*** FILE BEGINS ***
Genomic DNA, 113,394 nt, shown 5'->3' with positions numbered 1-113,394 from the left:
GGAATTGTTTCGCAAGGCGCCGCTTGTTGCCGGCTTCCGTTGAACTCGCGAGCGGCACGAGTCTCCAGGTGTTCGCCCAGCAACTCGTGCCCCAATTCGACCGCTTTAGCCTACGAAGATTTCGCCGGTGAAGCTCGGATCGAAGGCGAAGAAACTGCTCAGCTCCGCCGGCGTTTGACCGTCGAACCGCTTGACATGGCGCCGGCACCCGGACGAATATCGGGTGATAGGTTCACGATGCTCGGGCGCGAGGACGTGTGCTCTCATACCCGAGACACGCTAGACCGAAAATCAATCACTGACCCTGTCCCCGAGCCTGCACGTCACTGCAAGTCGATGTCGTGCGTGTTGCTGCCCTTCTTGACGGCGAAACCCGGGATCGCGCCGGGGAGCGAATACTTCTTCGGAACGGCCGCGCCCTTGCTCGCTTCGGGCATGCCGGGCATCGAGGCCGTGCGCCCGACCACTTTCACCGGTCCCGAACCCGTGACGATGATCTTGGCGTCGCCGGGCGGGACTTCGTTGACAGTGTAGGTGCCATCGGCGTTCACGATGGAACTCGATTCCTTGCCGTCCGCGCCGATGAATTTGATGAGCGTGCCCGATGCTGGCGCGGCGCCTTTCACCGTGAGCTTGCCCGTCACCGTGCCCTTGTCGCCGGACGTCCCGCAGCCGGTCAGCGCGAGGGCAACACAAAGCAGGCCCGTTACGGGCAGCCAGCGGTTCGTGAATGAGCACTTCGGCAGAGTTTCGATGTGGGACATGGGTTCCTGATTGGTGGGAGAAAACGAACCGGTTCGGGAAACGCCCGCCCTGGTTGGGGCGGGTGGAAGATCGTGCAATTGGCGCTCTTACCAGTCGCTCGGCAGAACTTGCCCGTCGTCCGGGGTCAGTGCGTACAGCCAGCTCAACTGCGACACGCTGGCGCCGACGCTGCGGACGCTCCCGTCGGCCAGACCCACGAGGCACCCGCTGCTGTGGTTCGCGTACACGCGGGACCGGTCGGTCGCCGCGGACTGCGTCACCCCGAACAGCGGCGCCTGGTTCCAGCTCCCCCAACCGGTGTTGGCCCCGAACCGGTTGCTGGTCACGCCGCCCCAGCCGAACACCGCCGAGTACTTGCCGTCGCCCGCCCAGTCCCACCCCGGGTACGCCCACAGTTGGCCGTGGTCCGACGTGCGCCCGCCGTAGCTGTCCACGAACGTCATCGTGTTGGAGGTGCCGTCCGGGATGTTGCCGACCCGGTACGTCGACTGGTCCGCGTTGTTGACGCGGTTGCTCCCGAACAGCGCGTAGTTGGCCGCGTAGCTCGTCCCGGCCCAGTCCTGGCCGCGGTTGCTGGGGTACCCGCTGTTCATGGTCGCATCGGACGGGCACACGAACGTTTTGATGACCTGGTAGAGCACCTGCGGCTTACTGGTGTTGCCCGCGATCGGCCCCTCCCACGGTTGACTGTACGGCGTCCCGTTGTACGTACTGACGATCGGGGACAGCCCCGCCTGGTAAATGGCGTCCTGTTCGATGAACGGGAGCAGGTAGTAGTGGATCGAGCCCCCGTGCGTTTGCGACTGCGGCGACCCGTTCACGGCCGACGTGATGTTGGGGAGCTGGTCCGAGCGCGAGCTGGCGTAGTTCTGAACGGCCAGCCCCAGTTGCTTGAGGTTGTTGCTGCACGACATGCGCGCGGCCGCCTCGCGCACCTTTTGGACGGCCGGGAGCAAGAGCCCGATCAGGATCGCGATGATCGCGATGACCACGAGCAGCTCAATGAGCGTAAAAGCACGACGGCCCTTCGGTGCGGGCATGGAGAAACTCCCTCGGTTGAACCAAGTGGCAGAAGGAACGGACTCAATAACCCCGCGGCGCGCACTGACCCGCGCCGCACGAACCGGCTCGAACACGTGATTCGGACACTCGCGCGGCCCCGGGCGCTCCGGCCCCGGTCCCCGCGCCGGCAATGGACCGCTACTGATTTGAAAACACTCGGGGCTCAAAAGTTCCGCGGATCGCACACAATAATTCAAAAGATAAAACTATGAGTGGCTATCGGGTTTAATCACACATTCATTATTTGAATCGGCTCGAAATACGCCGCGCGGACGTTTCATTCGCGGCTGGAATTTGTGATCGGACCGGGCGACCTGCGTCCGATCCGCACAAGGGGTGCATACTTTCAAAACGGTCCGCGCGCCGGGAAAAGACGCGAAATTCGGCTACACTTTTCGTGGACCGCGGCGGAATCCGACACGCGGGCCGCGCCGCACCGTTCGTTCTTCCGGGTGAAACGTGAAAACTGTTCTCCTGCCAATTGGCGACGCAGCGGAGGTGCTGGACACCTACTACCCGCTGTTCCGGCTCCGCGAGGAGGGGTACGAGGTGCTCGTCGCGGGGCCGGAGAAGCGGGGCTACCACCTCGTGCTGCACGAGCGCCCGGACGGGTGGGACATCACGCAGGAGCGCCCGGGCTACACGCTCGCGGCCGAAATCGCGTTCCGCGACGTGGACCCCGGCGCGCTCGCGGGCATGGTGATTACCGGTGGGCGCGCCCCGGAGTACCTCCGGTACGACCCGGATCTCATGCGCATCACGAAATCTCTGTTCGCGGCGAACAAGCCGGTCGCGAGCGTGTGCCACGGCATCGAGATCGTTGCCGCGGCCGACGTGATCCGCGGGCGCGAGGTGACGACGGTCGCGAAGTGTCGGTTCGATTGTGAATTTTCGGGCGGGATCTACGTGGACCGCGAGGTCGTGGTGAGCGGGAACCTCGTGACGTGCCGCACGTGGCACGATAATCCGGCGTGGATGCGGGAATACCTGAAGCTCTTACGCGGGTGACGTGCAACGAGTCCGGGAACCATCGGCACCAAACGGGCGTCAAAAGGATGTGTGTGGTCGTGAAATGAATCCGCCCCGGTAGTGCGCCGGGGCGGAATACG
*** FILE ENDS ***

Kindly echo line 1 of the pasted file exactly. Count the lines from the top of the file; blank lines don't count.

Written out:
Genomic DNA, 113,394 nt, shown 5'->3' with positions numbered 1-113,394 from the left: